The ancestors of the bearers of the Bushbay family name are thought have lived in ancient Anglo-Saxon England
. They were first found in either of the places called Bushby in Leicester and/or at Busby in the North Riding of Yorkshire
. The Yorkshire
branch of the Bushbay family stemmed from Great Busby, a township in the parish of Stokesley in the North Riding of the county. The Leicester branch of the family came from the hamlet of Busby, which was in the parish of Thurnby.
Early Origins of the Bushbay family
The surname Bushbay was first found in Leicestershire
at Bushby, a hamlet, in the parish of Thurnby, union of Billesdon, hundred
of Gartree. CITATION[CLOSE]
Lewis, Samuel, A Topographical Dictionary of England. Institute of Historical Research, 1848, Print.
Early History of the Bushbay family
This web page shows only a small excerpt of our Bushbay research.Another 131 words (9 lines of text) are included under the topic Early Bushbay History in all our PDF Extended History products and printed products wherever possible.
Bushbay Spelling Variations
Until quite recently, the English language has lacked a definite system of spelling rules. Consequently, Anglo-Saxon
surnames are characterized by a multitude of spelling variations
. Changes in Anglo-Saxon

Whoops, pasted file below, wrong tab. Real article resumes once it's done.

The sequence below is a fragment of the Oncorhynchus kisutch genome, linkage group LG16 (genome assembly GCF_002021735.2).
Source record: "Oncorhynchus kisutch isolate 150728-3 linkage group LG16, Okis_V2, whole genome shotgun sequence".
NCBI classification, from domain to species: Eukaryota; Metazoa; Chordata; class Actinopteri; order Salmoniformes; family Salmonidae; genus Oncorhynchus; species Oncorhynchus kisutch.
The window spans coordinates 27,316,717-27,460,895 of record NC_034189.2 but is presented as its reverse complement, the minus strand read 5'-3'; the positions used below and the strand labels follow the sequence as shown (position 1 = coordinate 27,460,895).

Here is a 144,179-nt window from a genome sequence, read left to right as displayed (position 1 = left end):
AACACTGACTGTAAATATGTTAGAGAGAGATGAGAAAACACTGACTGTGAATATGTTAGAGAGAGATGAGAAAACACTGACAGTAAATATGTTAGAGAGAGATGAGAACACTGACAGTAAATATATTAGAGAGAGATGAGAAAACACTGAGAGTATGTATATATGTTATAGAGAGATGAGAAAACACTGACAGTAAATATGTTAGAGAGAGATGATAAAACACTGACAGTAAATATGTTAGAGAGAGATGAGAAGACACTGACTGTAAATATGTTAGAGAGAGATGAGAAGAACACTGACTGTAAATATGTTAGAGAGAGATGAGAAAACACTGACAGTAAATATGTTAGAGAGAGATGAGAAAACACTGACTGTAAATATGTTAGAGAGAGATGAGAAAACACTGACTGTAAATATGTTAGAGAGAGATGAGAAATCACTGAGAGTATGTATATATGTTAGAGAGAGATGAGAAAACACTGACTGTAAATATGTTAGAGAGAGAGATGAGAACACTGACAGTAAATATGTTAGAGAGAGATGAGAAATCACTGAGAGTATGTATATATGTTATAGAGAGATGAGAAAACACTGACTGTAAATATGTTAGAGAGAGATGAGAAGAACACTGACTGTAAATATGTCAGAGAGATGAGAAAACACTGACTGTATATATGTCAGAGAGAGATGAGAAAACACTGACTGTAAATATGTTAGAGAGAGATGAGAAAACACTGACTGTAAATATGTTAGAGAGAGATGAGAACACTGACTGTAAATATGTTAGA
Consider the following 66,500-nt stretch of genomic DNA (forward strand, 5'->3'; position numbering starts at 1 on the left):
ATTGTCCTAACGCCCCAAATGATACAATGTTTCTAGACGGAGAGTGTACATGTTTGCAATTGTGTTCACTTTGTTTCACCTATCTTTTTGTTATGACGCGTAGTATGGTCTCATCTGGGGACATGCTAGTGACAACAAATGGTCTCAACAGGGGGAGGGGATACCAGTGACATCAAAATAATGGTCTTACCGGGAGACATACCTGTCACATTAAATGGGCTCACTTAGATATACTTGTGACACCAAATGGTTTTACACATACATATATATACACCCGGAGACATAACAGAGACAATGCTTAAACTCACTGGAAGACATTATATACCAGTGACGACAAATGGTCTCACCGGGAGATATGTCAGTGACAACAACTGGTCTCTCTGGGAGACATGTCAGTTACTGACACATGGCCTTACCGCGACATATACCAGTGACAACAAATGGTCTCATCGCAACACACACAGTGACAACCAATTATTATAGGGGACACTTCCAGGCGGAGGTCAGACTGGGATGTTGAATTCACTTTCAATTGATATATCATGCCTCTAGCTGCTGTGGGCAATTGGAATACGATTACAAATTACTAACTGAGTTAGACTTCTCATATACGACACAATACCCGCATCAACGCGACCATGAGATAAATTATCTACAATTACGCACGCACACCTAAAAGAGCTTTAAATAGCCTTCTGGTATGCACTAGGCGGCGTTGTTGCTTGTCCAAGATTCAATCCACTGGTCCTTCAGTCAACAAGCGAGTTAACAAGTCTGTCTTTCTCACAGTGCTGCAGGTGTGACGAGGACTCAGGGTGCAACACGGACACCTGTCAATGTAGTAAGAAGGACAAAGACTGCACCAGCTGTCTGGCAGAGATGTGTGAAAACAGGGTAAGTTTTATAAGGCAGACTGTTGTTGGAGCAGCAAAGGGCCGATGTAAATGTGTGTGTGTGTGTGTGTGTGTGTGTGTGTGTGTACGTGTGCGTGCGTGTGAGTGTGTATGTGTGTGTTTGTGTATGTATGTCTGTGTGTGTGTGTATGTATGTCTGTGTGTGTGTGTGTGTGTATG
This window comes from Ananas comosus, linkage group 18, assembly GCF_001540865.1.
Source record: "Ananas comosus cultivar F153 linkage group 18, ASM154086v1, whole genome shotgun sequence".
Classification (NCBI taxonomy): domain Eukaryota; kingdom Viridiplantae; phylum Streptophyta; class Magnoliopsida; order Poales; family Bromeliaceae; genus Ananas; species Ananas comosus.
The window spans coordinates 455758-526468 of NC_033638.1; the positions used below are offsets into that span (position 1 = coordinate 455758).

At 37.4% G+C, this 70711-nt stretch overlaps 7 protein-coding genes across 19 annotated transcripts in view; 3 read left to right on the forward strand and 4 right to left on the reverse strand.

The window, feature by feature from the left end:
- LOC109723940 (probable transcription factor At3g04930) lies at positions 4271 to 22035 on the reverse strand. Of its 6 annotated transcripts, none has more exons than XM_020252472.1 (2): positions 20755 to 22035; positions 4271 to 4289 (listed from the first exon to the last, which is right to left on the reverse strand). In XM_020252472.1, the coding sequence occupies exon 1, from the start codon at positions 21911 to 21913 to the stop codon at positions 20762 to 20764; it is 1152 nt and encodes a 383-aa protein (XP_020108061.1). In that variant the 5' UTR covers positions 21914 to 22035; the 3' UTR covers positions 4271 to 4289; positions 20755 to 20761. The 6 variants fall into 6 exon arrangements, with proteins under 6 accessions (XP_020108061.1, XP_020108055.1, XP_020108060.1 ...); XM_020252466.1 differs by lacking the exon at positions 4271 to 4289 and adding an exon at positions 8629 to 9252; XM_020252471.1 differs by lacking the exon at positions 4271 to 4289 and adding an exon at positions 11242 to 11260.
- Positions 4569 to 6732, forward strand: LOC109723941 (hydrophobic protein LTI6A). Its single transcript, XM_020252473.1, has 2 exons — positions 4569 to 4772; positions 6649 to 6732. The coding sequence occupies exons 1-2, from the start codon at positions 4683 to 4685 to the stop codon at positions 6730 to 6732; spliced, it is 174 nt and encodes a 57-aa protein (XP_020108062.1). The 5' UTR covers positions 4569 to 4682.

names were influenced by the evolution of the English language, as it incorporated elements of French, Latin, and other languages. Although Medieval scribes and church officials recorded names as they sounded, so it is common to find one person referred to by several different spellings of his surname, even the most literate people varied the spelling of their own names. Variations of the name Bushbay include Bushby, Bushbury, Bushbure, Bushbie and others.
Early Notables of the Bushbay family (pre 1700)
More information is included under the topic Early Bushbay Notables in all our PDF Extended History products
and printed products wherever possible.
Migration of the Bushbay family to the New World and Oceana
Searching for a better life, many English families migrated to British colonies. Unfortunately, the majority of them traveled under extremely harsh conditions: overcrowding on the ships caused the majority of the immigrants to arrive diseased, famished, and destitute from the long journey across the ocean. For those families that arrived safely, modest prosperity was attainable, and many went on to make invaluable contributions to the development of the cultures of the new colonies. Research into the origins of individual families in North America revealed records of the immigration of a number of people bearing the name Bushbay or a variant listed above: John Bushby who settled in Virginia in 1730; Mary Bushby settled in New England
in 1746; William Bushby arrived in Philadelphia in 1846.
The Bushbay Motto
The motto was originally a war cry or slogan. Mottoes first began to be shown with arms in the 14th and 15th centuries, but were not in general use until the 17th century. Thus the oldest coats of arms generally do not include a motto. Mottoes seldom form part of the grant of arms: Under most heraldic authorities, a motto is an optional component of the coat of arms, and can be added to or changed at will; many families have chosen not to display a motto.
Motto: Fructu non foliis
Motto Translation: Fruit, not leaves